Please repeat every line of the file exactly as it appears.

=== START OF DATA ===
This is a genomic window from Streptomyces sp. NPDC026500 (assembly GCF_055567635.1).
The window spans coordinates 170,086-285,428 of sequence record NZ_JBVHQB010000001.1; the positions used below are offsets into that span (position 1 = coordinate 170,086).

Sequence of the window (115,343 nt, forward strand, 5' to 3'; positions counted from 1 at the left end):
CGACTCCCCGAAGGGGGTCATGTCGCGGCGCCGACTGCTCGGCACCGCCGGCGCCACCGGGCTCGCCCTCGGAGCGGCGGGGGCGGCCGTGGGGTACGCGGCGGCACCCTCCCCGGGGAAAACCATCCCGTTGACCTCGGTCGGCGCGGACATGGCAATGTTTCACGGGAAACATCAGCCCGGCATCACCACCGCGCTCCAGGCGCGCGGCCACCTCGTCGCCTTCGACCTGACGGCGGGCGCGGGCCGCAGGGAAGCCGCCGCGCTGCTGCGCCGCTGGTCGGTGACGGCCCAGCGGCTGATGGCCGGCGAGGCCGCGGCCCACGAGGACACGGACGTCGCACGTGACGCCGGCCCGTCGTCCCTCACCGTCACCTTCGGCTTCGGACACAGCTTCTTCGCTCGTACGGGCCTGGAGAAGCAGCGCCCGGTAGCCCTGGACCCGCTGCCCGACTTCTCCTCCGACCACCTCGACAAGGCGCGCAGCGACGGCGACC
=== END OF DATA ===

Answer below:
This is a genomic window from Streptomyces sp. NPDC026500 (assembly GCF_055567635.1).
The window spans coordinates 170,086-285,428 of sequence record NZ_JBVHQB010000001.1; the positions used below are offsets into that span (position 1 = coordinate 170,086).

Sequence of the window (115,343 nt, forward strand, 5' to 3'; positions counted from 1 at the left end):
CGACTCCCCGAAGGGGGTCATGTCGCGGCGCCGACTGCTCGGCACCGCCGGCGCCACCGGGCTCGCCCTCGGAGCGGCGGGGGCGGCCGTGGGGTACGCGGCGGCACCCTCCCCGGGGAAAACCATCCCGTTGACCTCGGTCGGCGCGGACATGGCAATGTTTCACGGGAAACATCAGCCCGGCATCACCACCGCGCTCCAGGCGCGCGGCCACCTCGTCGCCTTCGACCTGACGGCGGGCGCGGGCCGCAGGGAAGCCGCCGCGCTGCTGCGCCGCTGGTCGGTGACGGCCCAGCGGCTGATGGCCGGCGAGGCCGCGGCCCACGAGGACACGGACGTCGCACGTGACGCCGGCCCGTCGTCCCTCACCGTCACCTTCGGCTTCGGACACAGCTTCTTCGCTCGTACGGGCCTGGAGAAGCAGCGCCCGGTAGCCCTGGACCCGCTGCCCGACTTCTCCTCCGACCACCTCGACAAGGCGCGCAGCGACGGCGACC